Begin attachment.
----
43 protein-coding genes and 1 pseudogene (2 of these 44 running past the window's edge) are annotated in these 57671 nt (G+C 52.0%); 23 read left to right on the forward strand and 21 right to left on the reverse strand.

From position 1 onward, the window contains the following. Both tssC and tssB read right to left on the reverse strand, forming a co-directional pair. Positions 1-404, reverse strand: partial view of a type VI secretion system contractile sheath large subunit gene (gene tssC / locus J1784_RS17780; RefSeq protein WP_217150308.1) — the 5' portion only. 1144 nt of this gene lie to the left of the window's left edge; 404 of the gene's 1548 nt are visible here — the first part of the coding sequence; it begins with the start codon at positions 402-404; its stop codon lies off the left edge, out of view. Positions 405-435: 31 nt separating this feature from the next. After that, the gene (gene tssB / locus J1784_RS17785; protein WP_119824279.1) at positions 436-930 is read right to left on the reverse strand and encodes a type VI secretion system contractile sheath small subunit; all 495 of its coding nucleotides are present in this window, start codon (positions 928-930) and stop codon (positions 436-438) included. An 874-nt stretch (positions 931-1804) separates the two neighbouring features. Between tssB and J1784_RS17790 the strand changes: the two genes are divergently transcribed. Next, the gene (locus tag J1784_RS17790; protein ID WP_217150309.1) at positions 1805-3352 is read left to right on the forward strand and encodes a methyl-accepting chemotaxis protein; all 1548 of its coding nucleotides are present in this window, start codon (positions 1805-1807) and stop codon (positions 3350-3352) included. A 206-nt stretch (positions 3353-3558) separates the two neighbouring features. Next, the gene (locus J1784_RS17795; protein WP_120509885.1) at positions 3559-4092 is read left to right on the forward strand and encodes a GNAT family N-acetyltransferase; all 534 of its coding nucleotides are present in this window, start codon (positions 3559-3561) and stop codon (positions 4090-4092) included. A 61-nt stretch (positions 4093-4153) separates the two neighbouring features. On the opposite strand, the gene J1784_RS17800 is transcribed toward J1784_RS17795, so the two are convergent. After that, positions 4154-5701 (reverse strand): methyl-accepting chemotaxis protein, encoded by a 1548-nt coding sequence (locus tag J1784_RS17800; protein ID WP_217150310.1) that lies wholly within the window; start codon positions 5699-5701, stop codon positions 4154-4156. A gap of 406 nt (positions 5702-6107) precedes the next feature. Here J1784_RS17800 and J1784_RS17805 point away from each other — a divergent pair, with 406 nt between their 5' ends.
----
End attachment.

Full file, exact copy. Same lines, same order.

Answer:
43 protein-coding genes and 1 pseudogene (2 of these 44 running past the window's edge) are annotated in these 57671 nt (G+C 52.0%); 23 read left to right on the forward strand and 21 right to left on the reverse strand.

From position 1 onward, the window contains the following. Both tssC and tssB read right to left on the reverse strand, forming a co-directional pair. Positions 1-404, reverse strand: partial view of a type VI secretion system contractile sheath large subunit gene (gene tssC / locus J1784_RS17780; RefSeq protein WP_217150308.1) — the 5' portion only. 1144 nt of this gene lie to the left of the window's left edge; 404 of the gene's 1548 nt are visible here — the first part of the coding sequence; it begins with the start codon at positions 402-404; its stop codon lies off the left edge, out of view. Positions 405-435: 31 nt separating this feature from the next. After that, the gene (gene tssB / locus J1784_RS17785; protein WP_119824279.1) at positions 436-930 is read right to left on the reverse strand and encodes a type VI secretion system contractile sheath small subunit; all 495 of its coding nucleotides are present in this window, start codon (positions 928-930) and stop codon (positions 436-438) included. An 874-nt stretch (positions 931-1804) separates the two neighbouring features. Between tssB and J1784_RS17790 the strand changes: the two genes are divergently transcribed. Next, the gene (locus tag J1784_RS17790; protein ID WP_217150309.1) at positions 1805-3352 is read left to right on the forward strand and encodes a methyl-accepting chemotaxis protein; all 1548 of its coding nucleotides are present in this window, start codon (positions 1805-1807) and stop codon (positions 3350-3352) included. A 206-nt stretch (positions 3353-3558) separates the two neighbouring features. Next, the gene (locus J1784_RS17795; protein WP_120509885.1) at positions 3559-4092 is read left to right on the forward strand and encodes a GNAT family N-acetyltransferase; all 534 of its coding nucleotides are present in this window, start codon (positions 3559-3561) and stop codon (positions 4090-4092) included. A 61-nt stretch (positions 4093-4153) separates the two neighbouring features. On the opposite strand, the gene J1784_RS17800 is transcribed toward J1784_RS17795, so the two are convergent. After that, positions 4154-5701 (reverse strand): methyl-accepting chemotaxis protein, encoded by a 1548-nt coding sequence (locus tag J1784_RS17800; protein ID WP_217150310.1) that lies wholly within the window; start codon positions 5699-5701, stop codon positions 4154-4156. A gap of 406 nt (positions 5702-6107) precedes the next feature. Here J1784_RS17800 and J1784_RS17805 point away from each other — a divergent pair, with 406 nt between their 5' ends.